Brave girl, 2, finally home after 200 days fighting deadliest children’s cancer
This time last year shattered mum Nicky Foxley was dreading the year that lay ahead – because she didn’t know if her daughter Elara would survive 2020.
The hell of Covid-19 had yet to emerge, but she was already facing her own private nightmare after her two-year-old girl was diagnosed with the deadliest of children’s cancers.
Strange bruises that had appeared on Elara’s face had been diagnosed as advanced neuroblastoma – and doctors warned single mum Nicky not to Google the condition.
They immediately put the tot on chemotherapy – and when Elara handed her mum a clump of her hair in hospital on Christmas morning 2019, the full horror of what was happening hit home.
“Elara was obsessed with fairies and princesses, so I said it was the ‘cheeky fairies’ who’d taken it,” said Nicky, who had to fight back tears behind her reassuring smile that day.
“I told her Tinkerbell would bring it back next year with her ‘magic dust’.”
All Nicky could do was pray for a miracle – and, against all the odds and after seven months of gruelling treatment, it happened.
Scans showed Elara was free of cancer in October – and now she’s back at home after a year her mother will never forget.
“For most people 2020 was tough, but I find it hard to put into words how horrific it’s been for us,” said Nicky, 37.
“Now 2021 will be our best ever year. Elara starts kindergarten next month. She’s bouncing with energy and we have a future. This Christmas was the miracle I thought would never happen.”
It’s all a far cry from December 2019 and that visit to her GP in Henley-on-Thames over Elara’s bruises.
The doctor referred her to the John Radcliffe hospital in Oxford for scans – and on December 10 Nicky was told to bring Elara back in as blood test results were abnormal.
“I passed out and woke up on the floor thinking it had been a bad dream,” said Nicky. In hospital a consultant checked Elara’s abdomen and told her he thought it was cancer, later confirming it as neuroblastoma.
“I’d not heard of it. He said it was hard to treat, but that they’d made big advances in recent years.
“I broke down, crying ‘my baby girl can’t die’. I promised him I wouldn’t Google neuroblastoma.”
Elara started her induction chemo three days later. Nicky never left her bedside, but admits she cracked and looked up the disease, horrified to find just 43 per cent of children up to four years old survive past five.
“My world fell apart,” she said. “I couldn’t bear the thought this would be our last Christmas, surrounded by machines and with my little angel feeling so horrible. It was soul-sapping putting on a brave face when she asked me if she’d be OK.”
Nicky knew Elara would lose her hair, but it wasn’t until Christmas morning that it happened – and she came up with her fairytale answer to soothe her daughter.
“In the darkest of hours, it’s amazing how you manage to cope, to put a smile on someone’s face when they’re going through hell,” she said.
Together they made the most of that Christmas, with a little artificial tree in Elara’s hospital room, and joining in Christmas activities put on by nurses and charities.
After having chemo every 10 days until the end of February, Elara had her tumour removed in March. The surgeons believed it a success.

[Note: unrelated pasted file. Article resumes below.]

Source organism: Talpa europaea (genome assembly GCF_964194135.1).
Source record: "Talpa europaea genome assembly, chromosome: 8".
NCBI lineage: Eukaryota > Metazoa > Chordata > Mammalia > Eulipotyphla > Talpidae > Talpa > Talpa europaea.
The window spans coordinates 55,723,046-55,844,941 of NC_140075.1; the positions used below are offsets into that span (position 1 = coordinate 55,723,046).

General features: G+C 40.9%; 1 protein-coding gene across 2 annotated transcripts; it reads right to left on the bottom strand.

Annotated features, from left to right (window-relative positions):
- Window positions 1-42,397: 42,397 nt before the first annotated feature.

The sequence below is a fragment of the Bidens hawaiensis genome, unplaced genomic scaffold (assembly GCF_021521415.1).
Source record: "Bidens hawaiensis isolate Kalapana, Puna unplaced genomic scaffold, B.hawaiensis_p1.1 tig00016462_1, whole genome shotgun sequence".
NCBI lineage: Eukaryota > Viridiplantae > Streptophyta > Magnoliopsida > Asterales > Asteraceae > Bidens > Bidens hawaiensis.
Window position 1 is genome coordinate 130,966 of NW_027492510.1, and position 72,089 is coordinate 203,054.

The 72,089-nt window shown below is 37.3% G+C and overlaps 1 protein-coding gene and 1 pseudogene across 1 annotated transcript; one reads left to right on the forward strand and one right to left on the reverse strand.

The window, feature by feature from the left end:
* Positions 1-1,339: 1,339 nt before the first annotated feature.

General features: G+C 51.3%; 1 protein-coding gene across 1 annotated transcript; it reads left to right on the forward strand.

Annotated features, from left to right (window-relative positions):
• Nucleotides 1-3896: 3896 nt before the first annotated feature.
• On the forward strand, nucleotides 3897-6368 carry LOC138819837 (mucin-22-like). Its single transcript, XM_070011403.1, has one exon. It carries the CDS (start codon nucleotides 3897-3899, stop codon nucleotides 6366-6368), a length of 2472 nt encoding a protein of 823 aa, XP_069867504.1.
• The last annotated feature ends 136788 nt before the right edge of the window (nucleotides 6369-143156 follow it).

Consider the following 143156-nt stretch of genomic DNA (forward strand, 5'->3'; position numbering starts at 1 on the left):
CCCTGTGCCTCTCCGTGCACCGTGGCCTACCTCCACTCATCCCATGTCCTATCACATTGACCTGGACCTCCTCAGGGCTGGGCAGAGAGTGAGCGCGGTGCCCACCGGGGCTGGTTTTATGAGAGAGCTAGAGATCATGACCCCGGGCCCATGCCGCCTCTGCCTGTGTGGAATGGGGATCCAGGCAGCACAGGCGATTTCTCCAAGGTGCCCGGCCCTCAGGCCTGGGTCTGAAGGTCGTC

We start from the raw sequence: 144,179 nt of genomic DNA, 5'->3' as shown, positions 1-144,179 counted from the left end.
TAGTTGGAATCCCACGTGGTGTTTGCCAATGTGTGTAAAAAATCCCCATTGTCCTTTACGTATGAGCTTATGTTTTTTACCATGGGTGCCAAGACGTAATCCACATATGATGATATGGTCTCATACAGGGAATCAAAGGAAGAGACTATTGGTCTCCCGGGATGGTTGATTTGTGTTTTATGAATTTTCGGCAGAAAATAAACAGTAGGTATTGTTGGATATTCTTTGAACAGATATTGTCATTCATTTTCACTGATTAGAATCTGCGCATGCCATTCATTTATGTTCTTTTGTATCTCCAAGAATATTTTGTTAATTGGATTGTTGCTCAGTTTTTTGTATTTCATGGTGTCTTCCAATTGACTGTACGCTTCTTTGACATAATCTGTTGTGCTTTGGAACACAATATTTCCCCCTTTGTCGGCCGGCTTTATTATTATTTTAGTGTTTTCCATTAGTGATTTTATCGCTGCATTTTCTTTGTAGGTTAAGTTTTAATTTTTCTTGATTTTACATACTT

Nicky said: “I’d described the tumour to Elara as ‘a little monster’ ruining the party in her tummy
that had to come out.” From then on, Elara proudly called her operation scar her ‘monster mark’.
But Nicky knew they still had a long way to go – as the cancer had spread to her bones, and the chances of it coming back were high.
Just as she was preparing for the next battle, Covid hit – meaning no visits from family and friends, and endless hours sat alone by Elara’s bed, praying for a miracle.
This time Elara had even stronger chemo after having healthy stem cells removed. “The doctors wanted to reboot her body. It meant unbelievable pain,” said Nicky.
“The chemo stripped the lining of her stomach and mouth. She couldn’t talk and eating and drinking was almost impossible.”
In the run-up to Elara’s third birthday this June, they were still in hospital. Desperate to keep her spirits up, Nicky gave her a present every day for the two weeks running up to it.
“On her birthday she looked worse than ever, so thin and in so much pain,” she said.
“She didn’t have the energy to blow out her candles.”
After nine weeks in isolation because of Elara’s impaired immune system, she slowly regain-ed strength. Next came a 30-day course of radiotherapy at University College Hospital in London.
Then scans showed all signs of cancer gone. “Hearing the words ‘no evidence of disease’ I broke down – we’d made it,” she said.
“But I knew it could easily come back, so she started immunotherapy treatment, effectively teaching the body to fight the cancer if it returned.”
Elara now wears a special backpack to dispense the medication into her body 24-7, giving her the freedom to leave hospital and be home at last.
“It’s a miracle seeing her now, laughing, dancing around the room,” Nicky said.
“A few months ago she couldn’t walk and talk. We’ve created such amazing friendships at hospital, and I know how lucky we are. Sadly, we lost one little friend there to cancer. It ripped us to pieces.”
Elara will finish her immunotherapy in April, after which she will have regular scans. “This Christmas at home with her was the only gift I wanted,” said Nicky.
“And of course Tinkerbell will be sprinkling her magic dust on her head at night so her hair comes back.”